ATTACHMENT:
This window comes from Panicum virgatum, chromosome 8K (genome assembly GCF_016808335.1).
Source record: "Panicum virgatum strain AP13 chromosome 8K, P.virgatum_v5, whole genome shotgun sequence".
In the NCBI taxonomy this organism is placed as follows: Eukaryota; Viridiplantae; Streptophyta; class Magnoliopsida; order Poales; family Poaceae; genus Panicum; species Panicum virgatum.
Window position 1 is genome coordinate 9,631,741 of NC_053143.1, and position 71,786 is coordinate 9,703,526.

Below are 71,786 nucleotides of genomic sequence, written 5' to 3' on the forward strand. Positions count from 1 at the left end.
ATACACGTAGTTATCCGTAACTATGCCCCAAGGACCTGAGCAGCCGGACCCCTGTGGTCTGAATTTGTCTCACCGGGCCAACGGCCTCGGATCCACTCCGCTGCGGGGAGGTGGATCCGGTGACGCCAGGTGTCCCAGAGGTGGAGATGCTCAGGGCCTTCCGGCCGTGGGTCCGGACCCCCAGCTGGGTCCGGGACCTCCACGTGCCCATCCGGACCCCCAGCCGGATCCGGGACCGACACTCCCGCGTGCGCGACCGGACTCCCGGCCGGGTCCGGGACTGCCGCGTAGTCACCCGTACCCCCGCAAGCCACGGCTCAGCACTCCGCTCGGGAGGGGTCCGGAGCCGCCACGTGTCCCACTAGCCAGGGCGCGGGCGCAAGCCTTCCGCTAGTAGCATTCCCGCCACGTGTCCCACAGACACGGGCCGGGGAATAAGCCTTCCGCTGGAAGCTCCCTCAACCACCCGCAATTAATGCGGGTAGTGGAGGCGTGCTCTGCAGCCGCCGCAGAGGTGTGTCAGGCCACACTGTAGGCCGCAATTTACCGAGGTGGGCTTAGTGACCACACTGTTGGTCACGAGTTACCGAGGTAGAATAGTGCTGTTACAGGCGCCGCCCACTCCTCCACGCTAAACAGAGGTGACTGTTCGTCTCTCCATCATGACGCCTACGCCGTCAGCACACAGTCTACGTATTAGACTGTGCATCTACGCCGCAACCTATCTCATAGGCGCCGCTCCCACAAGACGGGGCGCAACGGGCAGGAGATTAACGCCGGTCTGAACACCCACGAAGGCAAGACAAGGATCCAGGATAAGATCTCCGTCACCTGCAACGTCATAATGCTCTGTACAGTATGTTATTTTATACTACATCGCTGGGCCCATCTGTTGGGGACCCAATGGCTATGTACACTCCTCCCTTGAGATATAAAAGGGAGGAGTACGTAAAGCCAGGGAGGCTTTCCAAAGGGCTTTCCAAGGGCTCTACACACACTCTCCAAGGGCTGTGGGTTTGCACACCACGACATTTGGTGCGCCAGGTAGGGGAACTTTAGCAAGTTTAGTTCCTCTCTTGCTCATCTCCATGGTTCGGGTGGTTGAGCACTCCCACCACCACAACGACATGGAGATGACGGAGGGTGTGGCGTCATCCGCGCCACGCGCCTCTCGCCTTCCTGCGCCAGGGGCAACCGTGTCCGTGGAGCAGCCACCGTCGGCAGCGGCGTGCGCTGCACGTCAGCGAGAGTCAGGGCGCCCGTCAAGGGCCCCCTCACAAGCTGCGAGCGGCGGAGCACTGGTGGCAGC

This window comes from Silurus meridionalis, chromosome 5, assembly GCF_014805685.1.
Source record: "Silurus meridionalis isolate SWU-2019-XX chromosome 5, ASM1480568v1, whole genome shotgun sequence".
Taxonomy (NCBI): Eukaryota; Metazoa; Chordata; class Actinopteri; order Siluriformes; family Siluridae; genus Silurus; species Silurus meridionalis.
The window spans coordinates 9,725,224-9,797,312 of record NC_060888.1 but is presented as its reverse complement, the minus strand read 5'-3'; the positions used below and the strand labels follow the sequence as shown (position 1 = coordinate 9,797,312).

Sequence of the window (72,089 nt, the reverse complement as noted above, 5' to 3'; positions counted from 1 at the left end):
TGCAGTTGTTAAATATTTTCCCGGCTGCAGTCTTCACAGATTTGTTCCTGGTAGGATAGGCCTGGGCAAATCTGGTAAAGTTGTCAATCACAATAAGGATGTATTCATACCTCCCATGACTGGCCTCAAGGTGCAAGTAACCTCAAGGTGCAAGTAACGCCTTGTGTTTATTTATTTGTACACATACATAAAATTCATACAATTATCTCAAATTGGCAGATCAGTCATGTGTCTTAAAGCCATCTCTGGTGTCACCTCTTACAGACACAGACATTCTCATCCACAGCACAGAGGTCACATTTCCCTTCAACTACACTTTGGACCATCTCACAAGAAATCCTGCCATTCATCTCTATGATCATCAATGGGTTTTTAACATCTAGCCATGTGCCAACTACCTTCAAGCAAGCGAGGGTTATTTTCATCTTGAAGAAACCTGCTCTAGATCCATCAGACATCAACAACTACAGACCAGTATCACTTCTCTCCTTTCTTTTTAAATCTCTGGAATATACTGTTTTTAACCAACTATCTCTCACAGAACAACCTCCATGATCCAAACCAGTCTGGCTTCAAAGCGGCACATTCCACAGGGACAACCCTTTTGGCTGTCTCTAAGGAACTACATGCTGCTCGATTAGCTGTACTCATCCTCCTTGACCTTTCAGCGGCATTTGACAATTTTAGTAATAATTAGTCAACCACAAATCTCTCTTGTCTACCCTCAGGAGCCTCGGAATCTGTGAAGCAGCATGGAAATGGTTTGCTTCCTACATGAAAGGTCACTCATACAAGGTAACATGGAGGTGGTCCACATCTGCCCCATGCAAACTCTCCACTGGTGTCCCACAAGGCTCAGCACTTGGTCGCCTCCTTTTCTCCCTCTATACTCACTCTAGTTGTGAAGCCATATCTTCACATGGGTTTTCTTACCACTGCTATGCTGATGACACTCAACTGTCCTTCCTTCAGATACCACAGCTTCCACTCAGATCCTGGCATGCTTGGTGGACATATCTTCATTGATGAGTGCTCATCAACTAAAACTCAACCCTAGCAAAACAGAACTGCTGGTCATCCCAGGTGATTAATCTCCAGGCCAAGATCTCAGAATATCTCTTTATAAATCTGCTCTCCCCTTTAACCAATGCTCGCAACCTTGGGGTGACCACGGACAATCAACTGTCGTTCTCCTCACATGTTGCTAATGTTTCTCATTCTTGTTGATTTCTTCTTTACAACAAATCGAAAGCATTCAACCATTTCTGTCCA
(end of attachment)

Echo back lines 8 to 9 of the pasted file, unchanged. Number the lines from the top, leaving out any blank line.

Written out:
Source record: "Silurus meridionalis isolate SWU-2019-XX chromosome 5, ASM1480568v1, whole genome shotgun sequence".
Taxonomy (NCBI): Eukaryota; Metazoa; Chordata; class Actinopteri; order Siluriformes; family Siluridae; genus Silurus; species Silurus meridionalis.